Mark Bowden/Getty ImagesImportant DeadlinesState and school financial aid deadlinesKnow the deadlines. If you miss a financial aiddeadline (federal, state, or school) you may miss outon aid.FAFSA filing deadlinesYou’ll need to apply for federal student aid everyyear. For example, if you are going to school duringthe 2016–17 school year (July 1, 2016–June 30,2017), then the last day you can submit your FAFSAis June 30, 2017. You will report income informationfrom the 2015 tax year.NEW: Starting with the 2017–18 school year youcan file your FAFSA as early as Oct. 1, 2016, ratherthan waiting until Jan. 1, 2017 to file. The chart onthis page provides a summary of the key dates forsubmitting the FAFSA depending on when you planto go to school.Many schools and states use your FAFSAinformation to award state and college or careerschool aid, and some have deadlines as early asFebruary for the following school year. To searchfor a state’s deadline, visit fafsa.gov. Remember,schools may use your FAFSA information todetermine your eligibility for scholarships.Note: If you file a federal tax return and youare using the online application or makingcorrections online, you have the option to haveyour income and tax information electronicallytransferred from the Internal Revenue Service(IRS) to your FAFSA.Year You Will beAttending College (School Year)Time Period forSubmitting Your FAFSAYear for Which Your IncomeInformation is RequiredJuly 1, 2016–June 30, 2017Jan. 1, 2016–June 30, 20172015July 1, 2017–June 30, 2018Oct. 1, 2016–June 30, 20182015July 1, 2018–June 30, 2019Oct. 1, 2017–June 30, 20192016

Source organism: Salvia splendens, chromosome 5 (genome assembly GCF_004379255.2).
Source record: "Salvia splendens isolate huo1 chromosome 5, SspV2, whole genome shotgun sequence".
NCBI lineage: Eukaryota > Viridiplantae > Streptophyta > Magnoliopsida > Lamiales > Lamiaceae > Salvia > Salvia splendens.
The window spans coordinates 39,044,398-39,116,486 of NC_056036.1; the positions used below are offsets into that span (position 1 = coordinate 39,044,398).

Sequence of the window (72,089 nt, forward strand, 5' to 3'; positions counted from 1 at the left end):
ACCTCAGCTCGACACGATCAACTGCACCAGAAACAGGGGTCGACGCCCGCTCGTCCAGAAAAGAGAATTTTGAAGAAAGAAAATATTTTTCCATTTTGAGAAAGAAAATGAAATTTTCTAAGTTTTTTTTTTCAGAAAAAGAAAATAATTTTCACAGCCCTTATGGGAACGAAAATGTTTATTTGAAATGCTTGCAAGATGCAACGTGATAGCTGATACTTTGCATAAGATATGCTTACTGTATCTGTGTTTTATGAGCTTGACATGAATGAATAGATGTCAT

What to Do and What Not to DoDO: Talk to an admissions counselor. Get to knowthe staff at the financial aid office at theschool you plan to attend; they can help youwith aid applications and explain the types ofaid available. Know the difference between federal studentloans and private loans. Federal student loansoffer low, fixed interest rates and flexiblerepayment options, including income-basedmonthly payments. Generally, repayment ofa federal student loan does not begin untilafter you leave school. To read more about thedifferences between federal and private loans,visit StudentAid.gov/federal-vs-private. Look into taking a high school equivalency testif you didn’t graduate high school. Differenttesting options include the General EducationalDevelopment (GED) certificate, the HighSchool Equivalency Test (HiSET), and theTest Assessing Secondary Completion (TASC).Explore your options by searching online for“high school equivalency” along with yourstate’s name. Ask employers to recommend trade schools thatprovide training in the skills you will need for thecareer you choose. Be an informed consumer. Make sure theschool you are planning to attend is accredited,and learn how to avoid being scammed. Toget a basic understanding of accreditation inthe United States and to learn more aboutfraudulent diploma mills, DON’T: Use all your retirement and emergency savingsor risk losing your home with multiple homeequity loans. Assume the answer to your question is “no.”Ask questions. Borrow more than you need. Miss important deadlines.Research CareersIf you are searching for a career or a school, or ifyou would like more information about careers andtraining, visit the following websites: Find a career that fits your goals and your life byusing the career search tool at StudentAid.gov/careersearch. Find out about the training you will need for aparticular job at www.careeronestop.org. Research careers and the demand for jobs in theOccupational Outlook Handbook atwww.bls.gov/ooh.If you have been convicted for the possession orsale of illegal drugs and the offense occurredwhile you were receiving federal student aid, youwill be ineligible for a period of time based onthe type and number of convictions. For moreinformation on drug-related convictions andfederal aid, visit StudentAid.gov/eligibility/criminal-convictions.If you are incarcerated you have limited eligibilityfor federal student aid. If you are incarceratedin a federal or state institution, you are ineligiblefor Federal Pell Grants and for federal studentloans. If you are incarcerated elsewhere, youcan get a Pell Grant but not loans. For morehelp, check with the financial aid office at theschool you plan on attending, or contact theFederal Student Aid Information Center (FSAIC).See “Contact Us” on the back cover of thispublication.For more information, see the fact sheet FederalStudent Aid Eligibility for Students Confined inAdult Correctional or Juvenile Justice Facilitiesavailable at StudentAid.gov/resources.